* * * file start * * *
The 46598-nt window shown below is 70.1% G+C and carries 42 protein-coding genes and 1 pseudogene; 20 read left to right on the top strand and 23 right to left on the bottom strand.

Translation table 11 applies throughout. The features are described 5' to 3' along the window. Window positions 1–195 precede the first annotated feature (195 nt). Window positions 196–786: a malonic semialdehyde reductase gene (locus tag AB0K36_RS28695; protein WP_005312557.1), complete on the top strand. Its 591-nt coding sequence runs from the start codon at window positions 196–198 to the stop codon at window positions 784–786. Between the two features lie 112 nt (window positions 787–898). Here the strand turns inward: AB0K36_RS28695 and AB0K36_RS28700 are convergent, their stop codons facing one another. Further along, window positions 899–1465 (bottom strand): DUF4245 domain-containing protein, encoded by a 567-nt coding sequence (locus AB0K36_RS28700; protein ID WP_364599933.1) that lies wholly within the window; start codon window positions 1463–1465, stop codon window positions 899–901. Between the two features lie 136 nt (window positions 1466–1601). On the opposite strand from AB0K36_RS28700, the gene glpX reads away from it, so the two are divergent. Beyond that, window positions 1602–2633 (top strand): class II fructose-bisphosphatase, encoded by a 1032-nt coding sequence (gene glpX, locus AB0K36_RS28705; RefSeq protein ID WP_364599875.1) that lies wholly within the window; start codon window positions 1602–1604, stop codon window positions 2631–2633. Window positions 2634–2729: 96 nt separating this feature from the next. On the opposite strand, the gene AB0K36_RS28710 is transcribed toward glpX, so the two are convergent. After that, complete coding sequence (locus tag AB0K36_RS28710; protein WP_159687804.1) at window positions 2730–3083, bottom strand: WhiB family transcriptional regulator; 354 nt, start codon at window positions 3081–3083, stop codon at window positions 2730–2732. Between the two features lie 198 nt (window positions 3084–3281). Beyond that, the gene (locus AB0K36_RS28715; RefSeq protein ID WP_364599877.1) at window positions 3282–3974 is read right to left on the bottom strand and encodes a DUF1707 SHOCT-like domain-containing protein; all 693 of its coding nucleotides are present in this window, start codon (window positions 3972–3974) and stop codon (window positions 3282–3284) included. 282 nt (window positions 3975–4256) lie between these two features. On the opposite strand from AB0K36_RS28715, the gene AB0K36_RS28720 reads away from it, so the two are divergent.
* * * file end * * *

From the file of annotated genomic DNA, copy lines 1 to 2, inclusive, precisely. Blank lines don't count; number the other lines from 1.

The 46598-nt window shown below is 70.1% G+C and carries 42 protein-coding genes and 1 pseudogene; 20 read left to right on the top strand and 23 right to left on the bottom strand.

Translation table 11 applies throughout. The features are described 5' to 3' along the window. Window positions 1–195 precede the first annotated feature (195 nt). Window positions 196–786: a malonic semialdehyde reductase gene (locus tag AB0K36_RS28695; protein WP_005312557.1), complete on the top strand. Its 591-nt coding sequence runs from the start codon at window positions 196–198 to the stop codon at window positions 784–786. Between the two features lie 112 nt (window positions 787–898). Here the strand turns inward: AB0K36_RS28695 and AB0K36_RS28700 are convergent, their stop codons facing one another. Further along, window positions 899–1465 (bottom strand): DUF4245 domain-containing protein, encoded by a 567-nt coding sequence (locus AB0K36_RS28700; protein ID WP_364599933.1) that lies wholly within the window; start codon window positions 1463–1465, stop codon window positions 899–901. Between the two features lie 136 nt (window positions 1466–1601). On the opposite strand from AB0K36_RS28700, the gene glpX reads away from it, so the two are divergent. Beyond that, window positions 1602–2633 (top strand): class II fructose-bisphosphatase, encoded by a 1032-nt coding sequence (gene glpX, locus AB0K36_RS28705; RefSeq protein ID WP_364599875.1) that lies wholly within the window; start codon window positions 1602–1604, stop codon window positions 2631–2633. Window positions 2634–2729: 96 nt separating this feature from the next. On the opposite strand, the gene AB0K36_RS28710 is transcribed toward glpX, so the two are convergent. After that, complete coding sequence (locus tag AB0K36_RS28710; protein WP_159687804.1) at window positions 2730–3083, bottom strand: WhiB family transcriptional regulator; 354 nt, start codon at window positions 3081–3083, stop codon at window positions 2730–2732. Between the two features lie 198 nt (window positions 3084–3281). Beyond that, the gene (locus AB0K36_RS28715; RefSeq protein ID WP_364599877.1) at window positions 3282–3974 is read right to left on the bottom strand and encodes a DUF1707 SHOCT-like domain-containing protein; all 693 of its coding nucleotides are present in this window, start codon (window positions 3972–3974) and stop codon (window positions 3282–3284) included. 282 nt (window positions 3975–4256) lie between these two features. On the opposite strand from AB0K36_RS28715, the gene AB0K36_RS28720 reads away from it, so the two are divergent.